By Elodie Honegger
I spent almost thee months as an uchideshi in San Diego Aikikai, starting November 15th, 2017. My French teacher, Sadek Khettab Sensei, had sent me to train with Juba Nour Sensei for a while, and Juba Nour Sensei then sent me to train with Deena Drake Sensei. I’ve trusted each one of these great teachers with my life, and I’m happy I did.
Deena Sensei welcomed me and my partner on a training evening when she was just coming back from Japan. Even with jet lag, she wanted to meet the two new uchideshi at the very moment of our arrival. That night was representative of the way I felt welcome in her dojo, every single day and for every single class.
I’d like to share the way Deena Sensei trains on New Year’s Eve, because it Continue reading “Training in San Diego”
By Cecilia Ramos, Grass Valley Aikikai
Every year at Summer Camp we have a fabulous raffle to raise money for Birankai North America’s Scholarship Program. Prizes range from small to large. Many are handmade by our members and the grand prize is Summer Camp for the following year. I would like to encourage everyone to buy raffle tickets and donate prizes.
A few years back I won a set of three porcelain “whiskey” cups. They were lovely, but I couldn’t figure out why they were called whiskey cups. I packed them carefully to survive traveling home in my suitcase and was relieved that they arrived undamaged. Putting them on the shelf I noticed they weren’t straight and looked again for damage. That was when I realized they had been made crooked on purpose, like they were drunk! Hence the name! Whiskey Cups! I treasure them and love their crookedness.
Last year Neal Dunnigan Sensei, chief instructor of Wheatbelt Aikikai, won a piece of calligraphy brushed by Chiba Sensei. It was donated by Lizzy Lynn Sensei, who herself had won it as a raffle prize years before at a camp in San Diego. She rolled it into a tube to get it back to her dojo in Northern California, and then had it framed. It was quite large, perhaps five feet tall, but narrow. When she decided to donate it back, the size became a problem, as it seemed a pity to take it out of the frame. The solution was to ask Carole Gifford to drive it three hours to Grass Valley, as she was coming to our Mountain Weapons Seminar. Then my student Iris Vandevorst’s family drove it up to Seattle. In between the seminar and camp, the beautiful calligraphy leaned against the back wall in my dojo and I Continue reading “Raffle Prizes and Devil Eyes”
By Roger Park, Huron Valley Aikikai
I was invited to teach in Brazil by a gentleman by the name of Mauricio Nascimento, who trained with us here in Ann Arbor while he was at the University of Michigan for graduate studies. He is now a professor in the city of Maringa in southern Brazil, and runs an Aikido club there. He’s associated with Aikido Parana Brasil, an organization whose lineage is through Kawai Shihan. Kawai Shihan is credited with introducing Aikido to Brazil in the early 1960s and lived in Sao Paolo until his death in 2010. Aikido Parana Brasil is now Continue reading “Teaching in Brazil”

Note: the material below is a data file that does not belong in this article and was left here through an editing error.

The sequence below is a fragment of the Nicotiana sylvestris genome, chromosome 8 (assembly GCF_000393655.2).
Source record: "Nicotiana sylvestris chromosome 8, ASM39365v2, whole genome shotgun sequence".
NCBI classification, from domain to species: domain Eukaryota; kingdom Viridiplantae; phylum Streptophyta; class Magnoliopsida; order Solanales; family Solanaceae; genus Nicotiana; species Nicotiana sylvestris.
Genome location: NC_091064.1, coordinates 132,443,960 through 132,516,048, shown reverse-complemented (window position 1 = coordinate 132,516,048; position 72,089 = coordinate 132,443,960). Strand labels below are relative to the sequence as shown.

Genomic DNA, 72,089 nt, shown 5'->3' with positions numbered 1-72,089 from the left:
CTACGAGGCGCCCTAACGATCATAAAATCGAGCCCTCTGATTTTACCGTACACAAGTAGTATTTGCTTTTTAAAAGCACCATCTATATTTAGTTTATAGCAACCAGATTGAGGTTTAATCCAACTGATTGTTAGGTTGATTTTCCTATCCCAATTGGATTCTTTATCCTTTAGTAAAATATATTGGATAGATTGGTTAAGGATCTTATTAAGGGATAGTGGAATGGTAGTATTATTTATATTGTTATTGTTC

By Haryo Shridhar, Brooklyn Aikikai
I practice Aikido because it is my path. This is not what I would have said five and a half years ago when I started.
When I started Aikido, I had no idea what it was. I had just moved to New York City from living in India and London, and was starting life over on my own. After about 22 years of dancing, I had decided to stop. I had studied one year of Indian martial arts while in Bangalore and knew that I wanted to train in a martial practice. I did not know why. It was like I was in a pitch black room and was following a simpler, more basic sense than sight. My friend said, “You should check out aikido, I think you would like it.” Watching class, I knew within a few seconds that I would like Savoca Sensei to be my teacher. In a way, as much as I found Aikido, I think it also found me.
Recently, I have been thinking about my previous dance training and Aikido. I have been asking myself why I decided to stop dancing and why I have made a commitment within myself to Aikido. The initial answer that came up was too easy. “Dance was heavily related to my married life and I wanted to leave that behind.” That wasn’t it. While I loved dancing, I felt boxed in by ideas of how I Continue reading “Why I Practice Aikido”
By Sanders Anderson, Multnomah Aikikai
A lot of things go through your mind when test time rolls into your life. Even more so if you happen to be someone with the misfortune of failing your previous test. Beyond the obvious considerations of assessing one’s skill, is perhaps an even more daunting survey of a student’s determination. For me beyond the technical requirements of passing or not passing, is the question of whether or not the fire is lit. Is my flame a mere flicker or is it sufficiently hot enough to do its job? Can it heat the contents and transfer energy with mind, body, and spirit integrated as one?
I had a lot riding on this test for the rank of 1st kyu (level/grade) in the Japanese martial art of Aikido. I really wanted to show I had spent significantly more time on the foundations of our art: hanmi (stance) and taisabaki (footwork). I also wanted to prove to myself that I had been willing to eat the bitter fruit, spending the requisite time alone outside of class, continuing to forge my will, and bringing those developments to the dojo. My hope was that others would bear witness to my progress.
Three nights of testing sounded like a good idea at the time as a welcome switch up to the usual program of having to prove yourself on a single night. Continue reading “Building a Bridge”